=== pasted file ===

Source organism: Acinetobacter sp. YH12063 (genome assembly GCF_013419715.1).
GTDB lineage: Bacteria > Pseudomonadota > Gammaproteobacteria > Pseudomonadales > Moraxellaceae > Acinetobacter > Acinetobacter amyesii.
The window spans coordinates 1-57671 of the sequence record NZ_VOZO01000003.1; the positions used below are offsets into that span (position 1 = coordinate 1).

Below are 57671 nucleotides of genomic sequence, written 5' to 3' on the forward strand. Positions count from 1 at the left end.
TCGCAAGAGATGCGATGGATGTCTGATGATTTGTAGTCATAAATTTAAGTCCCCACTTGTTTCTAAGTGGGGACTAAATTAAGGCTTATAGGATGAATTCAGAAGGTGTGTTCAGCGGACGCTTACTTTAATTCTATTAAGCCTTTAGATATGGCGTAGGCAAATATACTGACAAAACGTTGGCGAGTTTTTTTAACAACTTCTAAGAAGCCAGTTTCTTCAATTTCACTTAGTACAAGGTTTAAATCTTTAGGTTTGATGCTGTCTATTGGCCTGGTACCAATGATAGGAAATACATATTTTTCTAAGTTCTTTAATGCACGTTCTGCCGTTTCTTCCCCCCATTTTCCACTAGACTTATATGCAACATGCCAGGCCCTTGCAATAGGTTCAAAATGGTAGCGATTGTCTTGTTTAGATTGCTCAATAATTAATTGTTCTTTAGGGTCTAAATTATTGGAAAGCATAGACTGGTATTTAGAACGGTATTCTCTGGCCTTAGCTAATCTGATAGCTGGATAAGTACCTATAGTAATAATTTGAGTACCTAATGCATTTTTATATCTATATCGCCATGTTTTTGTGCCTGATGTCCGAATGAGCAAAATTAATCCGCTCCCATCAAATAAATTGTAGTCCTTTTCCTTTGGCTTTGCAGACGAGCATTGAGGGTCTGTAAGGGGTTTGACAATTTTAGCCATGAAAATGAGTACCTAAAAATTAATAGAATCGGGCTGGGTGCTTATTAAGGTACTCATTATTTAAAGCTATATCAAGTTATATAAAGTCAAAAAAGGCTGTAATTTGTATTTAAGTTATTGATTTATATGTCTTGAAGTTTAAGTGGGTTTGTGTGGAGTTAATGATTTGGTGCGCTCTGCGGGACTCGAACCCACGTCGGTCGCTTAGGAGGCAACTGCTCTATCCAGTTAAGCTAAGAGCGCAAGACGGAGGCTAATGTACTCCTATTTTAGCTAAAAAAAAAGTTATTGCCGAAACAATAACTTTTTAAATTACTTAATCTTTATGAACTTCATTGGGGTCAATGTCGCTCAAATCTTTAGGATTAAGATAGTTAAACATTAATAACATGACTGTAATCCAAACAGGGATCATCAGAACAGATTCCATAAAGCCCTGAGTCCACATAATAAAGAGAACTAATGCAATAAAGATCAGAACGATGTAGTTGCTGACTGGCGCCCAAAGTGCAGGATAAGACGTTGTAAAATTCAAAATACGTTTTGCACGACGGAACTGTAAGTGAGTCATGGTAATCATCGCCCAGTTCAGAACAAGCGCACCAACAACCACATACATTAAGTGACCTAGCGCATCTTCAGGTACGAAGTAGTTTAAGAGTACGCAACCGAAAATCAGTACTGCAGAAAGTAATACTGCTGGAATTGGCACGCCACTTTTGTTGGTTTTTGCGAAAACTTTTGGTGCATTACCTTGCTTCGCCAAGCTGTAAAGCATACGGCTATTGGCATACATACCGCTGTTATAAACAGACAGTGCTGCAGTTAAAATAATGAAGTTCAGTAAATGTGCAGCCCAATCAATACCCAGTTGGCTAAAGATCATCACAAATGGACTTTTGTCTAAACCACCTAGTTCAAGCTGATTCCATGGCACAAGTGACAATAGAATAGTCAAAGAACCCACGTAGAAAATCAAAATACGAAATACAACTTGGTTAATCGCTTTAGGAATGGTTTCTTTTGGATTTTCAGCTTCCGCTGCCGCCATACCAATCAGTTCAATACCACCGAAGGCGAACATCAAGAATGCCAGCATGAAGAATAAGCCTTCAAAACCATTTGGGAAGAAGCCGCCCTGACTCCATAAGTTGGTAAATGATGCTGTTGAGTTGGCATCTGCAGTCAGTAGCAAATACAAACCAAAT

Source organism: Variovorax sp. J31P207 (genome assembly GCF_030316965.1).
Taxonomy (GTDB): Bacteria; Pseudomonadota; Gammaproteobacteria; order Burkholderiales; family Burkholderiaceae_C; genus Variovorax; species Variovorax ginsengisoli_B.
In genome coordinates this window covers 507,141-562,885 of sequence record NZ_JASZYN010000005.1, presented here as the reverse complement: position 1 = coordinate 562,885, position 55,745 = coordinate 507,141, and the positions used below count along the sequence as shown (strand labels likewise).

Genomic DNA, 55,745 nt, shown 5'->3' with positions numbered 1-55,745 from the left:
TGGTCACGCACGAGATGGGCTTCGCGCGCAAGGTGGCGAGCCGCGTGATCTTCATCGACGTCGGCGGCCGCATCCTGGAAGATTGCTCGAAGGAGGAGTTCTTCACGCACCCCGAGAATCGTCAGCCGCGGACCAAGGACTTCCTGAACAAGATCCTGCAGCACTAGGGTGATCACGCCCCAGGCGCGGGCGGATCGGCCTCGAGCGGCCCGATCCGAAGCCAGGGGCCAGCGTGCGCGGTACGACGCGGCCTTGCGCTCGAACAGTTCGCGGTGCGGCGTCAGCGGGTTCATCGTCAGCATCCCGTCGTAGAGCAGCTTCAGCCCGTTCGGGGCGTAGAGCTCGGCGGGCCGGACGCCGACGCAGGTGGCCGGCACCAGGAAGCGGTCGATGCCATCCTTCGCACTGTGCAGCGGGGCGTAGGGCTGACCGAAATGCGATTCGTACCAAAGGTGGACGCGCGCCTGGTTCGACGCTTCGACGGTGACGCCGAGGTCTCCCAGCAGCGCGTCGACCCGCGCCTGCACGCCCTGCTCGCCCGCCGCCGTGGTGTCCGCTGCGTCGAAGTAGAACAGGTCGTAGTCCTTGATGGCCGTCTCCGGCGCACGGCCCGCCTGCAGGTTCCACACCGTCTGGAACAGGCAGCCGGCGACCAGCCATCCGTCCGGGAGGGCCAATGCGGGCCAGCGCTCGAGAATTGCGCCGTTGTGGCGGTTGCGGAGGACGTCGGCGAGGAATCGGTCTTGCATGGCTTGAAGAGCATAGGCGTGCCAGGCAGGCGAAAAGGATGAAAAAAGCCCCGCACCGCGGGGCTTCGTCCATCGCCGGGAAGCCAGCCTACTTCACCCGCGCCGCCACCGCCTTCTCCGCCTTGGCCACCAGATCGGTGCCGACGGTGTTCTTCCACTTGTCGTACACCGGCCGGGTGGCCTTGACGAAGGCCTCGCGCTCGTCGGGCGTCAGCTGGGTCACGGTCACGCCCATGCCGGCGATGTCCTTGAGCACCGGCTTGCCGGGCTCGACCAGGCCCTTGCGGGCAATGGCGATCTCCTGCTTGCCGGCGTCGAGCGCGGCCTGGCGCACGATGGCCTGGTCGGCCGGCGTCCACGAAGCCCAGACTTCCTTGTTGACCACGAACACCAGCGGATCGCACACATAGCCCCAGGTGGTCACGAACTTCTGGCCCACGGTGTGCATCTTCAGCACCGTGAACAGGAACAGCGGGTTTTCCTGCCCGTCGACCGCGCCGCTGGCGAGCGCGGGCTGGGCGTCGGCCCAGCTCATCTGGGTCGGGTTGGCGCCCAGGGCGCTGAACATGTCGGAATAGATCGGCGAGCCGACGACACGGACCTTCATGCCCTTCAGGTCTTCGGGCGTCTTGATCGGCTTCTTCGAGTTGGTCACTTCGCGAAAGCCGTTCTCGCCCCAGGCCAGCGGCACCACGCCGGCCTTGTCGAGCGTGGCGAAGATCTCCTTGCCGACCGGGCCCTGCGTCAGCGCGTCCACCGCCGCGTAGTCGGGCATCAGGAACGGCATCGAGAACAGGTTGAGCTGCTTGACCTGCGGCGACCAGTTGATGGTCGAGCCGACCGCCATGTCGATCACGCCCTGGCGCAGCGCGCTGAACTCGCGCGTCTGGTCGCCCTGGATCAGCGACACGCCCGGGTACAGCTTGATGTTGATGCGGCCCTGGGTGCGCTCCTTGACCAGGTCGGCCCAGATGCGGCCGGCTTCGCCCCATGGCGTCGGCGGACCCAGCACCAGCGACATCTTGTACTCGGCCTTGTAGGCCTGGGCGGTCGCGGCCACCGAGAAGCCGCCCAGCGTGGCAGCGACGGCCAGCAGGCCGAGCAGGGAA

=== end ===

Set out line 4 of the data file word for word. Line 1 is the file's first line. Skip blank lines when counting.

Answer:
Below are 57671 nucleotides of genomic sequence, written 5' to 3' on the forward strand. Positions count from 1 at the left end.